Dune: Part One is an epic sci-fi drama, adapted from the 1965 novel by Frank Herbert. Directed by Denis Villeneuve and written by him, Jon Spaihts and Eric Roth. Produced under the banner of Legendary Pictures and distributed by Warner Bros. Pictures, it was released on the 22nd of October on IMAX theatres and HBO Max simultaneously. Timothee Chalamet, Oscar Isaac, Rebecca Ferguson and Zendaya have starring roles, with a brilliant supporting cast from Jason Momoa, Josh Brolin, Javier Bardem and Stellan Skarsgård.
To simply explain the plot of Dune would be near impossible without spoiling or delving into details, but here you go.
Dune trails the rule of the House Atreides on the desert planet of Arrakis, where the native Fremen are in revolt. The world is now in a dystopian setting, with a kingdom ruling over the various planets where different clans rule. Arrakis is native to Fremen and giant sandworms called the Shai-Hulud. Arrakis is rich in ‘spice’, which needs to be harvested, and is important for interstellar travel as fuel. It is also a planet of deplorable climate, sand dunes and high temperatures, thus making it dangerous for anyone to live except the natives.
The Duke Atreides’ son, Paul, has visions of a girl on the planet Arrakis, and dreams of scenarios of death and destruction. Meanwhile, Paul’s mother, who is a member of a society of supernatural power wielders called the Bene Gesserit, teaches him their ways and also develops a sinister outlying plot in the bigger picture. Dune is an intersection of all these storylines, with a couple of more details that are noteworthy.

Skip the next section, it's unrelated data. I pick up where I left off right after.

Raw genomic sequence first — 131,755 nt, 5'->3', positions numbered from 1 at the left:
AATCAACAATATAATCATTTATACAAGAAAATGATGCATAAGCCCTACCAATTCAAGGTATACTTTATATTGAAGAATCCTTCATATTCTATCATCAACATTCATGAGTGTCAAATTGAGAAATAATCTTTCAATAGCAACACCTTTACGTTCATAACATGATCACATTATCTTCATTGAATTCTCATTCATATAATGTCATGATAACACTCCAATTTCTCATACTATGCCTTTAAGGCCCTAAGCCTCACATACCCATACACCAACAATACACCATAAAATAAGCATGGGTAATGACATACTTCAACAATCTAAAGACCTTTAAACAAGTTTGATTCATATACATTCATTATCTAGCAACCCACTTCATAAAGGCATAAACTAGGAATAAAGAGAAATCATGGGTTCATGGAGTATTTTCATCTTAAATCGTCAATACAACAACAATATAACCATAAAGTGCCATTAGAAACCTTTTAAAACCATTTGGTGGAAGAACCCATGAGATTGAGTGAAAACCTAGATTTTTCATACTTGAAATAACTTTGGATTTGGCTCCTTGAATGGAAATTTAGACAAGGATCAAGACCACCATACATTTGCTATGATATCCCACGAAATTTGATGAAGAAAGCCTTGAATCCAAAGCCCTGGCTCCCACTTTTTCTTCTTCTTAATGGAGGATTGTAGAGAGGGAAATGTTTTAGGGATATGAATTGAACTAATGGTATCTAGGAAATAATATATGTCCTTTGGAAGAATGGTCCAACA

Where things stand
There has been an ongoing and prolonged debate regarding cinema, is it art or entertainment. Primarily, all of it is expression, and be it if you’re watching it to pass time or truly appreciate, it all comes down to what it evokes in you and if you are comfortable with that emotion. There are entertainers, like the live-action Godzilla vs Kong or the animated show ‘What If?’. There are pieces of art, like the show Modern Love or the Green Knight. They are justified in their own way and we cannot debate if they are the other. Then there are the outliers, the ones that fit into both and work well as both an entertainer and artworks. Dune is just that.
With its masterful, and rather ambitious undertaking, Dune aims to be the film that David Lynch couldn’t make. Often criticized that Herbert’s Dune would never materialize onto the cinematic venture, Lynch sought to oppose that in 1984, but could not match expectations. Villeneuve claims to have tried to handle the monstrosity of Dune’s story into two parts evenly, with him setting up the scene and background of the storyline in part one, and filling the second part with action and adventure.
What we liked
Where Dune succeeds is its portrayal of a completely different sphere of living in the future, but making it seem realistically possible. Villeneuve has done this before with Blade Runner 2049, and he does it again with a brilliant command over the screen and a simply beautiful overall experience. He makes it seem both alien and familiar and although there is a complexity in the story itself; it is not very clear as you watch the film.